Tuesday, May 17, 2016

Working Out While Training - By John Greaves III

I know that’s a weird title. Seems like I just said the same thing twice. But here me out. What I mean is you should be actively involved in problem solving during your training session if you want to be successful long term. Working out has developed a bit of a bad rap over the past few years. The idea of working out is now associated with half hearted curls with pink dumbbbells or lethargic reps on a selectorized machine in between sets of posting selfies to your Twitter account about how you’re going“Beast Mode”. Today serious exercisers say they train. Either they train for a specific sport or they train to be ready for life. This is in general a good thing but it does have a downside. Training tends to imply steady progress toward a peak or specific goal and followed possibly by a deload period and then by another steady rise to a higher level of performance or improved physique.

Too bad that’s not how it works in real life. Real life training often includes plateaus, sometimes even periods where strength or fitness declines. So how do we respond when we hits those plateaus? If we’re smart, we work out the problem like a kid in math class working out problems on the board.

I’m in the same process now, working on mastering my breathing in the barbell squat. Didn’t do so hot last session. Passed out some time during the fourth rep of the third set; had to apologize to my spotters afterward and be more careful so it didn’t happen again when I did my fourth and final set. I’m experimenting with three breaths at the top; descending after the third breath. In the past I tried breathing twice and one big breath. It’s a problem I’m working out.

I don’t think that I’m the only one who has come up with good ideas during a training session. That’s why my office is in my basement right next to the garage gym where I normally train. As focused as I may be on my training session, when an idea hits me; I immediately run into my office and jot the idea down before I lose it. I’ve written some of my best work after an intense workout session. But more than that, the process of working out an exercise problem forces you to research different ideas, it may cause you to talk to others with more time in the Iron Game than you. All of this is beneficial to your brain, which is essentially an organic problem solving engine.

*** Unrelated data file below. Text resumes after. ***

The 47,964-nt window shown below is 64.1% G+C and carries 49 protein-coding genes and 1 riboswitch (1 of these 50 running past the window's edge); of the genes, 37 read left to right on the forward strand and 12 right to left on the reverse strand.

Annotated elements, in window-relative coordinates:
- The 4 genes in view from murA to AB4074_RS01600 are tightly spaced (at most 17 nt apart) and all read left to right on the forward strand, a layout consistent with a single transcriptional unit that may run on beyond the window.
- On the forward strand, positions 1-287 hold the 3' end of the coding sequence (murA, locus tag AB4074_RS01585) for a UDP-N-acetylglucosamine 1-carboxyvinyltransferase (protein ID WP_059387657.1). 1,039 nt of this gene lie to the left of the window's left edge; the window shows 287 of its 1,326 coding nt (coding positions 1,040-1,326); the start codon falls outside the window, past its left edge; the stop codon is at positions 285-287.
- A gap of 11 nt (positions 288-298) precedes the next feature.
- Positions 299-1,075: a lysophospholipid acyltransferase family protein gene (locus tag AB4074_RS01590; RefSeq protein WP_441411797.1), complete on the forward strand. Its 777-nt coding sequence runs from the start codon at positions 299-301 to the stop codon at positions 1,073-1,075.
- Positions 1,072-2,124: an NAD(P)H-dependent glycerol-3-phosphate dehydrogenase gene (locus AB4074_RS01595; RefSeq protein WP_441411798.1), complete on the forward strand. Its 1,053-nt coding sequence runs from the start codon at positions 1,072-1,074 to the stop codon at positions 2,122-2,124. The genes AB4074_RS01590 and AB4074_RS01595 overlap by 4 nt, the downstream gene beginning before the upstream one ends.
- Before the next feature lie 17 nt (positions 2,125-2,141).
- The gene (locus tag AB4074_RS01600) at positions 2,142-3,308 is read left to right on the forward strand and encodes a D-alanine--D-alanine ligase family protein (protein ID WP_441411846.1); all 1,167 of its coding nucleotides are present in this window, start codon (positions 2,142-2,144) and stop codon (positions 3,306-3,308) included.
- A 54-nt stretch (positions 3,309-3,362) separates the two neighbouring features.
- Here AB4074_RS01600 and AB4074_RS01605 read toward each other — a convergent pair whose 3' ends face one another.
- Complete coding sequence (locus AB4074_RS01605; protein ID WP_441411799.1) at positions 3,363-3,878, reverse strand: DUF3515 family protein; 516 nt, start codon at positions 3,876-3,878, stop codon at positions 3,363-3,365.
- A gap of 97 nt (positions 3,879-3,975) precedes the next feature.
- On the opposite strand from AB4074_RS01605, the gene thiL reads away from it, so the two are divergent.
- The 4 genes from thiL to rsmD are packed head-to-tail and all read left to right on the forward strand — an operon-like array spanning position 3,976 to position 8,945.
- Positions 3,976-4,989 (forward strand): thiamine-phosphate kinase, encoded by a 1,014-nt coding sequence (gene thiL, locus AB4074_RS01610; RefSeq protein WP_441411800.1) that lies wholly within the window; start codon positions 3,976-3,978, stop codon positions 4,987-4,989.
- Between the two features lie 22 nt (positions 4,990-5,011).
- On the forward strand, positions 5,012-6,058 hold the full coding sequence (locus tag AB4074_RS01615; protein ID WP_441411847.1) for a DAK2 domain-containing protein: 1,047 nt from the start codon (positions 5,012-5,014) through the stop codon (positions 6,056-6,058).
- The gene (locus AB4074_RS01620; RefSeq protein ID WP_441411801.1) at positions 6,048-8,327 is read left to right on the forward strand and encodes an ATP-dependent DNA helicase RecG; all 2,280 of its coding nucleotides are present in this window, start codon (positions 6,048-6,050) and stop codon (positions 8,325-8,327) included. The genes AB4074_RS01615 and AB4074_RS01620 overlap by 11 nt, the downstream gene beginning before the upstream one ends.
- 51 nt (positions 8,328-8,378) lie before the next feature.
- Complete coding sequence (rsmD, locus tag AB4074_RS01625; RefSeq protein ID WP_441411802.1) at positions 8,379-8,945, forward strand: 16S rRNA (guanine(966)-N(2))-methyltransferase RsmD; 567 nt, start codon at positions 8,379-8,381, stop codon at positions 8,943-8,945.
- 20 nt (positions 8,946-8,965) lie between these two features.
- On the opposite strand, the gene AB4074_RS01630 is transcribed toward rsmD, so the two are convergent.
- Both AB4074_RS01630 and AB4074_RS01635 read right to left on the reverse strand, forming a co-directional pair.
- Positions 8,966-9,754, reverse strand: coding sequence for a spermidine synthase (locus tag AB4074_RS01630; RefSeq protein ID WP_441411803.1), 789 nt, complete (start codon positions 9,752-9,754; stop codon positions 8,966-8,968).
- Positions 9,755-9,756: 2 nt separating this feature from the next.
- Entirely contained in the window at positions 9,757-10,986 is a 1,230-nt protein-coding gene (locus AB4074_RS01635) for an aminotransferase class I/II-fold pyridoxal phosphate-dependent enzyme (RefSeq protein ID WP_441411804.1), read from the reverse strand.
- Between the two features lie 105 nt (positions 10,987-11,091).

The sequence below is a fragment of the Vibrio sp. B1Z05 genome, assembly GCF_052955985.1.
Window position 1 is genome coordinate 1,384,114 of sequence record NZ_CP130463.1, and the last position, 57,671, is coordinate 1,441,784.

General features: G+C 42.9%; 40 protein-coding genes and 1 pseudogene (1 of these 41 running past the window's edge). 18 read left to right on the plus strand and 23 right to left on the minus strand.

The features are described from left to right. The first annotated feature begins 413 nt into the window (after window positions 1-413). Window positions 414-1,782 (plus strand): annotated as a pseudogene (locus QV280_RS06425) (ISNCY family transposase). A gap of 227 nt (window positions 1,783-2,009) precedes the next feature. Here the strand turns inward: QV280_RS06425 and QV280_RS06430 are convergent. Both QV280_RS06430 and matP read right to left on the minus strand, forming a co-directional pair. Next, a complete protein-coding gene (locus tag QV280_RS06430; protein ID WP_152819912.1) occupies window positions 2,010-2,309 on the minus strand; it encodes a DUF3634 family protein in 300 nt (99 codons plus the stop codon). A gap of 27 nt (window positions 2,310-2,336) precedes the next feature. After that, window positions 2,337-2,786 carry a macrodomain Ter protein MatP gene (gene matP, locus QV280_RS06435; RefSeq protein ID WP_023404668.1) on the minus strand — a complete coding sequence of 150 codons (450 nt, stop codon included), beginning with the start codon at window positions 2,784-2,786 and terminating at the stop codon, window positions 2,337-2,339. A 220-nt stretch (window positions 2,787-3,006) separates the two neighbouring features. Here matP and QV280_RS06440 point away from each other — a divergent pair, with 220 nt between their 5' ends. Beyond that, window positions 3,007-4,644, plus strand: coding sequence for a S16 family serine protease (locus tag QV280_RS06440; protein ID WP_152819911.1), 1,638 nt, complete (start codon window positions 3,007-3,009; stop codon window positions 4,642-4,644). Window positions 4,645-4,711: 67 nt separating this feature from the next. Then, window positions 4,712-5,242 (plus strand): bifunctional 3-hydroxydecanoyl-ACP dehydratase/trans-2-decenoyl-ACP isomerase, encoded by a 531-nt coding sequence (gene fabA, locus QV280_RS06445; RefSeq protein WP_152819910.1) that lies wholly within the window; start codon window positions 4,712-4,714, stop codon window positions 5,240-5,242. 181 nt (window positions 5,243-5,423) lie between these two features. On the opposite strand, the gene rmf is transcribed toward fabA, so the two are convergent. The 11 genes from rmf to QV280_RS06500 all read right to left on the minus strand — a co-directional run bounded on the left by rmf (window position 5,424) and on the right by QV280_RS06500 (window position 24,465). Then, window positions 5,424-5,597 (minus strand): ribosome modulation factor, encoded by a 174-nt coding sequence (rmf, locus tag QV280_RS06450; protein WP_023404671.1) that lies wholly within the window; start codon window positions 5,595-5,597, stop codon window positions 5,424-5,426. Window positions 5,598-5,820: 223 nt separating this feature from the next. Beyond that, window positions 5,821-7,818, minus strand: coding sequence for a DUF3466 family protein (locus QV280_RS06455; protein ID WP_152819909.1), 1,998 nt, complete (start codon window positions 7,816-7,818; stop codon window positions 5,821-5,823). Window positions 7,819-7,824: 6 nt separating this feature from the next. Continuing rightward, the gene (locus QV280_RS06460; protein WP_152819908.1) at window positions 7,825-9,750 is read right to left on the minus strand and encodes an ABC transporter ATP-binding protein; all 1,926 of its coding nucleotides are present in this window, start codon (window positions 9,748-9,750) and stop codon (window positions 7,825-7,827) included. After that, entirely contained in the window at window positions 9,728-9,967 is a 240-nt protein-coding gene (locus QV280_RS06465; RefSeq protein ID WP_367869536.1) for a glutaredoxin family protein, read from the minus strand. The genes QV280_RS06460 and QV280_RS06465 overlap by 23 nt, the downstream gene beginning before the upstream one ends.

I think that the mental effort to figure out how to get a stalled lift to show progress again reaps tremendous benefits and not just in physical ways. I was listening to performing strongman Chris Schoeck on the Super Strength Show podcast recently and he mentioned in passing that he keeps horseshoes next to his bed while he’s working them out. Working them out. It hit me as I continued to listen to the conversation that while performing strongmen have always trained to perform strength feats, they didn’t necessarily periodize. Instead they applied effort and intellect to problems until they hit upon the secret to bending the nail, breaking the bat, juggling that barbell. Might be why some of the greatest intellectuals of the past, Theodore Roosevelt, Da Vinci also pursued regular physical training. Every plateau forces you to stretch mentally and grow spiritually.

Ignoring the power of working out problems with your lifts can lead to unnecessary discouragement, especially in our social media world where it seems like everyone else is hitting PRs everytime they step into the gym or onto a platform. Don’t fall into that trap. Plateaus come to everyone. I’ve interviewed several champions and talked so many more at competitions and they all say the same things. Everyone stalls sometimes. Even if they’re using modern chemical assistance. How much more if you’re a natural trainee?

Don’t be discouraged when you stall. Embrace this opportunity to understand more about this particular lift or how this bodypart on you responds to different kinds of training. Maybe rest a little bit more, adjust technique. Work out the problem. You’ll come out of this with a stronger mind in a stronger body.

John Greaves III’s website garagegymlife.net
Does modern bodybuilding make you sick? You should write for Natural Strength! I always need good articles about drug-free weight training. It only has to be at least a page and nothing fancy. Just write it strong and truthful with passion! Send your articles directly to me: bobwhelan@naturalstrength.com
BODY • MIND • SPIRIT

Bob Whelan

Bob Whelan

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